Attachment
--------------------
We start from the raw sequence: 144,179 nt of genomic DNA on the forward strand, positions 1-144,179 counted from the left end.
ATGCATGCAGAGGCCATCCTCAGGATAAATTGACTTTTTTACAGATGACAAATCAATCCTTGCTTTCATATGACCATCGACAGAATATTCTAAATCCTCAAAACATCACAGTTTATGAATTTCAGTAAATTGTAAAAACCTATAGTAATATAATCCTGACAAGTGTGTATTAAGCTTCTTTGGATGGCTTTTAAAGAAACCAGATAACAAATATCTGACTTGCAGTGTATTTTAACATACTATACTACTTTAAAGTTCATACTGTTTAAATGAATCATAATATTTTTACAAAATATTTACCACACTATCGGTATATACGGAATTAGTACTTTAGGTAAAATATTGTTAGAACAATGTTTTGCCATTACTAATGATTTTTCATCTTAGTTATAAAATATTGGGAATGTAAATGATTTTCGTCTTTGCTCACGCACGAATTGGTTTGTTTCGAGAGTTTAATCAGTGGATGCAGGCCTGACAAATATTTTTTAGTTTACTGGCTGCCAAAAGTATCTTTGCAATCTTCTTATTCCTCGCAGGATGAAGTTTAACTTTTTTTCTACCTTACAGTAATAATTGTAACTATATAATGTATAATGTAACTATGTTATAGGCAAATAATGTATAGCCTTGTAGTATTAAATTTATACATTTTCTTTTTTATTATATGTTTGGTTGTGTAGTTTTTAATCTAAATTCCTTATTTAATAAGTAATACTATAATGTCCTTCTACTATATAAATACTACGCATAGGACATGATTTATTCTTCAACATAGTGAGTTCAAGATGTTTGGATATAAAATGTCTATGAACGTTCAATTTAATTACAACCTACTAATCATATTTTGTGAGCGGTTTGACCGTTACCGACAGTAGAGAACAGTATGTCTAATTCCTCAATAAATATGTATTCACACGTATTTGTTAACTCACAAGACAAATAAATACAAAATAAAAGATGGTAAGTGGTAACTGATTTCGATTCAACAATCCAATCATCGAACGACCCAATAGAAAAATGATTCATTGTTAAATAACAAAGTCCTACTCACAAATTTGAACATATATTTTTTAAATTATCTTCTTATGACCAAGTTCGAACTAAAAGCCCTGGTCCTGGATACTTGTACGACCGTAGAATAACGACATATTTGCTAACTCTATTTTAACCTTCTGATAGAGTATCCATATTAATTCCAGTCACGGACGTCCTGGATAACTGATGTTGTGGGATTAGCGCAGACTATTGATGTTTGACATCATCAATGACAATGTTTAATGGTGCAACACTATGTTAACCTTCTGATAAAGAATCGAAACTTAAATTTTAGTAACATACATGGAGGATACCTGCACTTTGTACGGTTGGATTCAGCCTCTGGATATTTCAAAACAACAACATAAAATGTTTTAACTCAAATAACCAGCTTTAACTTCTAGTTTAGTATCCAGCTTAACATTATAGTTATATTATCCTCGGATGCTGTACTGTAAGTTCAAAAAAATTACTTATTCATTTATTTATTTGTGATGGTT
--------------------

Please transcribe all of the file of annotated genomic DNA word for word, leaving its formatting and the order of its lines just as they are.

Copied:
We start from the raw sequence: 144,179 nt of genomic DNA on the forward strand, positions 1-144,179 counted from the left end.
ATGCATGCAGAGGCCATCCTCAGGATAAATTGACTTTTTTACAGATGACAAATCAATCCTTGCTTTCATATGACCATCGACAGAATATTCTAAATCCTCAAAACATCACAGTTTATGAATTTCAGTAAATTGTAAAAACCTATAGTAATATAATCCTGACAAGTGTGTATTAAGCTTCTTTGGATGGCTTTTAAAGAAACCAGATAACAAATATCTGACTTGCAGTGTATTTTAACATACTATACTACTTTAAAGTTCATACTGTTTAAATGAATCATAATATTTTTACAAAATATTTACCACACTATCGGTATATACGGAATTAGTACTTTAGGTAAAATATTGTTAGAACAATGTTTTGCCATTACTAATGATTTTTCATCTTAGTTATAAAATATTGGGAATGTAAATGATTTTCGTCTTTGCTCACGCACGAATTGGTTTGTTTCGAGAGTTTAATCAGTGGATGCAGGCCTGACAAATATTTTTTAGTTTACTGGCTGCCAAAAGTATCTTTGCAATCTTCTTATTCCTCGCAGGATGAAGTTTAACTTTTTTTCTACCTTACAGTAATAATTGTAACTATATAATGTATAATGTAACTATGTTATAGGCAAATAATGTATAGCCTTGTAGTATTAAATTTATACATTTTCTTTTTTATTATATGTTTGGTTGTGTAGTTTTTAATCTAAATTCCTTATTTAATAAGTAATACTATAATGTCCTTCTACTATATAAATACTACGCATAGGACATGATTTATTCTTCAACATAGTGAGTTCAAGATGTTTGGATATAAAATGTCTATGAACGTTCAATTTAATTACAACCTACTAATCATATTTTGTGAGCGGTTTGACCGTTACCGACAGTAGAGAACAGTATGTCTAATTCCTCAATAAATATGTATTCACACGTATTTGTTAACTCACAAGACAAATAAATACAAAATAAAAGATGGTAAGTGGTAACTGATTTCGATTCAACAATCCAATCATCGAACGACCCAATAGAAAAATGATTCATTGTTAAATAACAAAGTCCTACTCACAAATTTGAACATATATTTTTTAAATTATCTTCTTATGACCAAGTTCGAACTAAAAGCCCTGGTCCTGGATACTTGTACGACCGTAGAATAACGACATATTTGCTAACTCTATTTTAACCTTCTGATAGAGTATCCATATTAATTCCAGTCACGGACGTCCTGGATAACTGATGTTGTGGGATTAGCGCAGACTATTGATGTTTGACATCATCAATGACAATGTTTAATGGTGCAACACTATGTTAACCTTCTGATAAAGAATCGAAACTTAAATTTTAGTAACATACATGGAGGATACCTGCACTTTGTACGGTTGGATTCAGCCTCTGGATATTTCAAAACAACAACATAAAATGTTTTAACTCAAATAACCAGCTTTAACTTCTAGTTTAGTATCCAGCTTAACATTATAGTTATATTATCCTCGGATGCTGTACTGTAAGTTCAAAAAAATTACTTATTCATTTATTTATTTGTGATGGTT